Quickstart: Start using Cost analysis

Before you can control and optimize your costs, you first need to understand where they originated – from the underlying resources used to support your cloud projects to the environments they're deployed in and the owners who manage them. Full visibility backed by a thorough tagging strategy is critical to accurately understand your spending patterns and enforce cost control mechanisms.

In this quickstart, you use Cost analysis to explore and get quick answers about your costs. You can see a summary of your cost over time to identify trends and break costs down to understand how you're being charged for the services you use. For advanced reporting, use Power BI or export raw cost details.


Cost Management isn't available for classic Cloud Solution Provider and sponsorship subscriptions. For more information about supported subscription types, see Understand Cost Management data.

You must have Read access to use Cost Management. You might need to wait 48 hours to view new subscriptions in Cost Management.

Get started

Cost analysis is your tool for interactive analytics and insights. It should be your first stop when you need to explore or get quick answers about your costs. You explore and analyze costs using views. A view is a customizable report that summarizes and allows you to drill into your costs. Cost analysis comes with various built-in views that summarize:

  • Cost of your resources at various levels.
  • Overarching services spanning all your resources.
  • Amortized reservation usage.
  • Cost trends over time.

The first time you open Cost analysis, you start with either a list of available cost views or a customizable area chart. This section walks through the list of views. If Cost analysis shows an area chart by default, see Analyze costs with customizable views.

Cost analysis has two types of views: smart views that offer intelligent insights and more details by default and customizable views you can edit, save, and share to meet your needs. Smart views open in tabs in Cost analysis. To open a second view, select the + symbol to the right of the list of tabs. You can open up to five tabs at one time. Customizable views open outside of the tabs in the custom view editor.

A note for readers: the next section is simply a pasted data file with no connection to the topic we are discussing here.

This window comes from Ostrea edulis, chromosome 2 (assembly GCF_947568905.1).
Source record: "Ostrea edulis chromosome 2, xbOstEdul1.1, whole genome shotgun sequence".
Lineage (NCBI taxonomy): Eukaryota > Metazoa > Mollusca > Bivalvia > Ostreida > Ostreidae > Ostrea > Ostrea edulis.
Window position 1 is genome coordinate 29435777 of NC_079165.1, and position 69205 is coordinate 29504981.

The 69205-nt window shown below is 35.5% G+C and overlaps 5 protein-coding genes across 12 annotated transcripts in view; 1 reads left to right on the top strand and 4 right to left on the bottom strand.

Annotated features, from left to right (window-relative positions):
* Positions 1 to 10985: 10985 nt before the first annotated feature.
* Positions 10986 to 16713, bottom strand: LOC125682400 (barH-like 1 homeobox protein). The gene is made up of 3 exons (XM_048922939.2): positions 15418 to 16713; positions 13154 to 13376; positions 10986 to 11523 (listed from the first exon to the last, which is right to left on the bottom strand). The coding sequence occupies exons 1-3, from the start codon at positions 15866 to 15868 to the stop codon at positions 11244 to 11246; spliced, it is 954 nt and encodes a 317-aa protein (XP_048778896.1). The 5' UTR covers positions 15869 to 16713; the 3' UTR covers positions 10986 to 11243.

As you explore the different views, notice that Cost analysis remembers which views you've used in the Recent section. Switch to the All views section to explore all of your saved views and the ones Microsoft provides out of the box. If there's a specific view that you want quick access to, select Pin to recent from the All views list.

Screenshot showing the Pin to recent option.

Views in the Recommended list may vary based on what users most commonly use across Azure.

Analyze costs with smart views

If you're new to Cost analysis, we recommend starting with a smart view, like the Resources view. Smart views include:

  • Key performance indicators (KPIs) to summarize your cost
  • Intelligent insights about your costs like anomaly detection
  • Expandable details with the top contributors
  • A breakdown of costs at the next logical level in the resource or product hierarchy

When you first open a smart view, note the date range for the period. Most views show the current calendar month, but some use a different period that better aligns to the goals for the view. As an example, the Reservations view shows the last 30 days by default to give you a clearer picture of reservation utilization over time. To choose a different date range, use the arrows in the date pill to switch to the previous or next period, or select the text to open a menu with other options.